how to write a line in a text file

Steven D'Aprano steve at
Tue Jul 26 01:27:40 CEST 2005

On Mon, 25 Jul 2005 20:51:42 +0100, Steve Holden wrote:

> In Python you can use a text file's readlines() method to build a list 
> of all the lines in a file. That makes it quite easy to change numbered 
> lines. Having modified the file's content in memory you can then create 
> a new file using the writelines() method of a new file. The trick is to 
> avoid losing both the old and the new files when a low-probability crash 
> occurs.

I'm usually opposed to creeping featuritis in programming languages ("it
would be really cool if Python had a built-in command to do my entire
application") but safe over-writing of files does cry out for a "batteries
included" approach:

- it is a common usage;
- it is tricky to get right;
- it is even trickier to get right in a platform independent way;
- and it is even trickier again to get right in a platform independent way
that doesn't introduce security risks.

The normal trick is to do something like:

read file A;
write temporary file B without clobbering any existing B;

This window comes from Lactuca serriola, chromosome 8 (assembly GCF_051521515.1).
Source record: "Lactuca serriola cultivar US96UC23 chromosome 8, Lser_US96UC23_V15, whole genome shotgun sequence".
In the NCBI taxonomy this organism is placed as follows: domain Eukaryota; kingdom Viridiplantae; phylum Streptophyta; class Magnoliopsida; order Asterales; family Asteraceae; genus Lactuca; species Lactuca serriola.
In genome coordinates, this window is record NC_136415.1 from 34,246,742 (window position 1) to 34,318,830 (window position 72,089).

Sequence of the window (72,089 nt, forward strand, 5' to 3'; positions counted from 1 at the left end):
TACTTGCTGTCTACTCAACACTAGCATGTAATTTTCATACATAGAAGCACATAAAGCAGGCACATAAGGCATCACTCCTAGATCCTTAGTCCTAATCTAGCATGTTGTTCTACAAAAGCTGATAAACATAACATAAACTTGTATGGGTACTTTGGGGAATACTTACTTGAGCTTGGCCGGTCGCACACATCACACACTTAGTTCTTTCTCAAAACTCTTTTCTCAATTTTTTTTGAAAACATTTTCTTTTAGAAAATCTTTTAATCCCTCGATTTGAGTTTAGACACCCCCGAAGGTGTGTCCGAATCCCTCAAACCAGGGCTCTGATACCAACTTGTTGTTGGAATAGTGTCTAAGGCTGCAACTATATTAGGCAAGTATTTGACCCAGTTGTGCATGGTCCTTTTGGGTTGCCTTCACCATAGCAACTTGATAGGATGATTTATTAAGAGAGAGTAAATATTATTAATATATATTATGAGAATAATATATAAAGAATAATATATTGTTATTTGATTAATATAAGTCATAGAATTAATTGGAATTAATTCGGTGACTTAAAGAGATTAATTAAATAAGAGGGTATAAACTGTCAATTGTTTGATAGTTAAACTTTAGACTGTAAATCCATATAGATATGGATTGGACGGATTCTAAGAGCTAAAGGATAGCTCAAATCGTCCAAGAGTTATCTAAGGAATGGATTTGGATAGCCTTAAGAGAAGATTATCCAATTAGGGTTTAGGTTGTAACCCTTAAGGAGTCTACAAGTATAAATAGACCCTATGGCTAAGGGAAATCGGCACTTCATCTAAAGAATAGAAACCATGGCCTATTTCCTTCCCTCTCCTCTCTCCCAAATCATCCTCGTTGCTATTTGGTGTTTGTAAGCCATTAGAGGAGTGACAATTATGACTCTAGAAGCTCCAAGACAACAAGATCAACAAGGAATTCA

rename file A to C;
rename B to A;
delete C when you know the writing and renaming has succeeded;
and do it all in such a way that it succeeds even if there is very little
available disk-space.

The platform-independence comes from the fact that different OSes expect
the temporary files to live in different places (eg /tmp/ under Linux).
Most operating systems consider it poor form to just write temporary files
any old place.

I'm told by those who claim to know what they're talking about that a
potential risk exists if an attacker can predict the temporary file name
and thus do nefarious things. The exact nature of those nefarious things
was not explained to me, but I do recall the occasional security advisory
for applications which use insufficiently-random temporary file names.

Does anyone have anything suitable for a "safe-overwrite" module?


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